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The prevalence of PFS and prevalence and characteristics of reported food allergy; a survey of UK adults aged 18–75 incorporating a validated PFS diagnostic questionnaire




Pollen-food syndrome (PFS), a food allergy affecting pollen-sensitized individuals, is likely to be the most prevalent food allergy in adults, estimated to affect 50–90% of people allergic to birch tree pollen.


A validated PFS diagnostic questionnaire (PFSDQ2) was used to determine the prevalence of PFS and also to characterize those who report reactions to foods.


Five UK General practices each sent the PFSDQ2 by post to 2000 patients aged 18–75 years randomly selected from their practice database. The validated questionnaire was accompanied by an additional set of questions to ascertain the demographic of the population, the foods involved and the age of onset.


There were 3590 subjects who returned completed questionnaires, with an average return rate from each practice of 36% (range 22–47%). Of these, 73 were diagnosed with PFS according to the questionnaire (PFS+ve) giving a population prevalence of 2%. A further 482 subjects reported reactions to foods but did not fulfil the diagnostic criteria for PFS. The greatest prevalence of PFS was in the Croydon (SE England) urban practice (4.1%) and the lowest in the Aberdeen (Scotland) urban practice (0.8%) (P < 0.001).The most frequently reported trigger foods were apples, hazelnuts and kiwifruit and the majority of those with PFS first experienced symptoms below the age of 20 years. PFS+ve subjects were also more likely to be female and have a higher socio-economic status than those who did not report reactions to foods.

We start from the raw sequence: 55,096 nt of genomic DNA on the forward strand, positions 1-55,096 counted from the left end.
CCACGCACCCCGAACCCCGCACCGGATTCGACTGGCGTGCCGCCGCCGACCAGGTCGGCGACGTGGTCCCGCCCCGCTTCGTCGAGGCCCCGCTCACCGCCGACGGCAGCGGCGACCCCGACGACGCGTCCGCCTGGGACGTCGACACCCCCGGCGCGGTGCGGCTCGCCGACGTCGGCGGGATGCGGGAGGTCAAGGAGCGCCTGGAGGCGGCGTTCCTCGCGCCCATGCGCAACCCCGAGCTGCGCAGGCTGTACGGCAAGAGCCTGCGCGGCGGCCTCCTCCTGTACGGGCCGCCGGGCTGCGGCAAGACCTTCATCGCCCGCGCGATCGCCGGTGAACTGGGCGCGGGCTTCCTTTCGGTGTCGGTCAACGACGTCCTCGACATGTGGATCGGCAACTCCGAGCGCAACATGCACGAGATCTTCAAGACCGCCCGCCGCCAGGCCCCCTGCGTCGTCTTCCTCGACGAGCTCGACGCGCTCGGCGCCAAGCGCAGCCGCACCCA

The UK prevalence of PFS was 2%, although this varied according to the location of the practice population. The majority of PFS+ve subjects first reported symptoms in their teens. The reported age of onset has important implications for the diagnosis of primary and cross-reactive peanut and tree nut allergies in teenagers and young adults. The continuing rise in aeroallergen sensitization is likely to result in an increased frequency of PFS presenting in both primary and secondary care.

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